The weak economy was supposed to be a plus for the chicken industry. After all, it has a price-competitive advantage over pork and beef. The common theory is that consumers will trade down to chicken from beef and pork.
But, chicken hasn’t experienced the magnitude of price increases we’ve seen in pork and beef, though the impact of higher corn prices has weighed heavily on the poultry industry as well.
Placement of chicks was down 5% last week, compared to a year ago, and down 1% so far on the year. While those don’t seem like major reductions in comparison to the other protein sources, they are significant when one considers that poultry has been on a seemingly relentless upward trend.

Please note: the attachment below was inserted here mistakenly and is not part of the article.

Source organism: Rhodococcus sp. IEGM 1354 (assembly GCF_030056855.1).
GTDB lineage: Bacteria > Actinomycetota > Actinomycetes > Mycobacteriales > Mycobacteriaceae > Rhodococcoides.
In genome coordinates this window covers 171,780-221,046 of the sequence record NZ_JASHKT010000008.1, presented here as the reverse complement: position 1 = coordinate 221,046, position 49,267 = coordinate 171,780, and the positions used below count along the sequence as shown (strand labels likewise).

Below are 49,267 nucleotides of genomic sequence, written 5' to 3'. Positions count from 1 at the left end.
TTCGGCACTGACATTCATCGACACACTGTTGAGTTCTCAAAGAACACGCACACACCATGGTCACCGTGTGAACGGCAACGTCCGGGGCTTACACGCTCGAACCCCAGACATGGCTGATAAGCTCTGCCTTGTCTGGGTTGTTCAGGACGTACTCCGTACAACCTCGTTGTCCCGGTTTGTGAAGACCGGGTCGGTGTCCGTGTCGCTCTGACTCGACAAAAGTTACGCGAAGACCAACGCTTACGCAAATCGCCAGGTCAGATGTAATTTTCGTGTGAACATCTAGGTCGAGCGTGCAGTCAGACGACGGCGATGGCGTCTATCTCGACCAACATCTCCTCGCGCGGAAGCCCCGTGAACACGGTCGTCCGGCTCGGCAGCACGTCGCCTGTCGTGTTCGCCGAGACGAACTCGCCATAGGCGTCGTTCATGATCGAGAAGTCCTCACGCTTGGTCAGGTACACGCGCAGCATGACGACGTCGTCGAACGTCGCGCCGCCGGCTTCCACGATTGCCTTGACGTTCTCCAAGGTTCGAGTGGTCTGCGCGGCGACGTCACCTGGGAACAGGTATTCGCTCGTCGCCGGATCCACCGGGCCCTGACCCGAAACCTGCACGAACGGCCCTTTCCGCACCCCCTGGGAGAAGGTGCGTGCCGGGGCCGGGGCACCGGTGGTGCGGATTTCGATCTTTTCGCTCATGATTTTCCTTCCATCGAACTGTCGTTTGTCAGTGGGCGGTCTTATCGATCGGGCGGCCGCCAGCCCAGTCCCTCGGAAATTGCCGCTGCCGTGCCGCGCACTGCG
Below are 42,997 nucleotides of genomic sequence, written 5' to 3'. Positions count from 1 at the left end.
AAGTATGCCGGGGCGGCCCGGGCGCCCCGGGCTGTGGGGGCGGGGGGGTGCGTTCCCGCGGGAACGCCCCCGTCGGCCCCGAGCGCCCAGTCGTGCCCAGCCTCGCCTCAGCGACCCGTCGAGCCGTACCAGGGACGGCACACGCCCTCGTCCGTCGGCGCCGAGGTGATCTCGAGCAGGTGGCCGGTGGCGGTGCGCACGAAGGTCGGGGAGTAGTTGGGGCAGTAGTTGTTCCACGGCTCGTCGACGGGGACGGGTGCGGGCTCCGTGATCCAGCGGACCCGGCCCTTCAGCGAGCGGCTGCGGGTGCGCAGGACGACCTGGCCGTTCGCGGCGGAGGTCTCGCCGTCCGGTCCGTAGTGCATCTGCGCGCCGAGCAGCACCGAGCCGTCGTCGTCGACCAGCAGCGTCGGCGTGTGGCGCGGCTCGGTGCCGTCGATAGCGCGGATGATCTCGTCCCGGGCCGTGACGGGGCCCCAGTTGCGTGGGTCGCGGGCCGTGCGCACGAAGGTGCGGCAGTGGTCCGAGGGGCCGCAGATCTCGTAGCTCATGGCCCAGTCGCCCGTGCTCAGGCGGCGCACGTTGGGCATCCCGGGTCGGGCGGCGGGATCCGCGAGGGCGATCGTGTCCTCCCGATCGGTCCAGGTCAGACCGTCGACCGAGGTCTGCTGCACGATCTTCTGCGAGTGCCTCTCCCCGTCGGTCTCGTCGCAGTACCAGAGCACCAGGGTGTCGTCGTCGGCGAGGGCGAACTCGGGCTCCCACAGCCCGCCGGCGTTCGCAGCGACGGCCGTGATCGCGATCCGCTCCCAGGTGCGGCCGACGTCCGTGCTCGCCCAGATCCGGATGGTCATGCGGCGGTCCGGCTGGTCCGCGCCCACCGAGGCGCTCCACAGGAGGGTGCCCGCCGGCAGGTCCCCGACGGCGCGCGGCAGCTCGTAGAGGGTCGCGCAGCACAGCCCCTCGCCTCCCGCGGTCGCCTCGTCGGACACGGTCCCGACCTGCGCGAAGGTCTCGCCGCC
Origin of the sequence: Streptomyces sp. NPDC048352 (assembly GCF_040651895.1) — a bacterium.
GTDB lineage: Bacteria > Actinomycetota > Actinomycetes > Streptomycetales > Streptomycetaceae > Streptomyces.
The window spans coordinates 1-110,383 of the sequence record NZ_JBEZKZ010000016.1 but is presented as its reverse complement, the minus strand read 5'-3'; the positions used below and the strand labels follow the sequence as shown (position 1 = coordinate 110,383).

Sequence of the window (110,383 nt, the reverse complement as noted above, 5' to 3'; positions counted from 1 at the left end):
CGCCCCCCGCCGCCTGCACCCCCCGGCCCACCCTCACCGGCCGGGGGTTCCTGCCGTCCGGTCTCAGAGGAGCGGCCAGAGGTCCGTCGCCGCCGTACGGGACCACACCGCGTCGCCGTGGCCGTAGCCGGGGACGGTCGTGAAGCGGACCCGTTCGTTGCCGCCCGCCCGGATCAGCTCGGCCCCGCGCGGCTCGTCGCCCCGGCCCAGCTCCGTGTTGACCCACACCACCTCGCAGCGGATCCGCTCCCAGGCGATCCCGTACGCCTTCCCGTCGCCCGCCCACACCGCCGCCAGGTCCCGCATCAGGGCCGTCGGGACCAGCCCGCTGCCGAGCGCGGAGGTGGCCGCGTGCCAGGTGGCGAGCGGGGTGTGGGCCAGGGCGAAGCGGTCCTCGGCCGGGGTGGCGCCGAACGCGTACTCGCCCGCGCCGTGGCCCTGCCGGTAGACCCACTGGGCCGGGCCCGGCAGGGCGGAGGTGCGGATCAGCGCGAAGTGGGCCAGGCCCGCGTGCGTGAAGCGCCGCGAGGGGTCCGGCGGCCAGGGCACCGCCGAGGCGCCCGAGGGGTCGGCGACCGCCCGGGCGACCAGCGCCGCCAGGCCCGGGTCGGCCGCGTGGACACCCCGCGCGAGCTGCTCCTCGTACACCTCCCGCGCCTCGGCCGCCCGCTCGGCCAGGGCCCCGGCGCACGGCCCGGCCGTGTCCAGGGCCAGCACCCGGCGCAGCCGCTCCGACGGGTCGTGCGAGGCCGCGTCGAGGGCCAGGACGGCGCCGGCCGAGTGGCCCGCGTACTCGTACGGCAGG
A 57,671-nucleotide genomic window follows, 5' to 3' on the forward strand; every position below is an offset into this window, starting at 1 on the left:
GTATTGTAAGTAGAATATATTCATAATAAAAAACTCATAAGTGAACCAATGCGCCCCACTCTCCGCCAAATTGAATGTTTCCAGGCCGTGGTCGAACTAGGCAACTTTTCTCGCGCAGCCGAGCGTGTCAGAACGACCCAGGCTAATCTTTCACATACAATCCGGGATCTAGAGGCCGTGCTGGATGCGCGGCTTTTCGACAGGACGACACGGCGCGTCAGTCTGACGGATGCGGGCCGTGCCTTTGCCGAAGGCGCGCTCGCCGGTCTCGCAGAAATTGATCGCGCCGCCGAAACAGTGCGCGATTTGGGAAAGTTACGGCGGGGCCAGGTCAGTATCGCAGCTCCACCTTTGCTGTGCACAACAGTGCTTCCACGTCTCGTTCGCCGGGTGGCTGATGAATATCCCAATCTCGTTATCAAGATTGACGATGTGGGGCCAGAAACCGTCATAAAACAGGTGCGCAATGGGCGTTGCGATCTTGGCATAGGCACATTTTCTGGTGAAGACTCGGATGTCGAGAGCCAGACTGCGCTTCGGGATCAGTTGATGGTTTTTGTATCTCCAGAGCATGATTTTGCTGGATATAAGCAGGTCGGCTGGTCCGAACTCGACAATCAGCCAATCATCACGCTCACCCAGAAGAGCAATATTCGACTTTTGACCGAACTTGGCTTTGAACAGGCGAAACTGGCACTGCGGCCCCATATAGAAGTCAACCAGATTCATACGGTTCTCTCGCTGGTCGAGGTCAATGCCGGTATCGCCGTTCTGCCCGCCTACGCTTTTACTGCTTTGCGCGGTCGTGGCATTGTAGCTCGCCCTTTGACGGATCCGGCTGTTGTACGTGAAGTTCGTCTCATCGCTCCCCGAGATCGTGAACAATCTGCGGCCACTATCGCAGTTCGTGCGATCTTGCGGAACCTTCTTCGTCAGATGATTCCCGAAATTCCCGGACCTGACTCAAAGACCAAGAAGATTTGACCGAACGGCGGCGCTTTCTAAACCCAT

The poultry industry has the capability to rationalize supply and maintain margins to a much higher degree than beef. As a result, Goldman Sachs this week added Sanderson Farms to its top-pick list, foreseeing as much as a 26% rise in stocks. It pointed to the expected decline of 3-4% in supply through the first half of 2012, and an expected price increase of around 15% for chicken.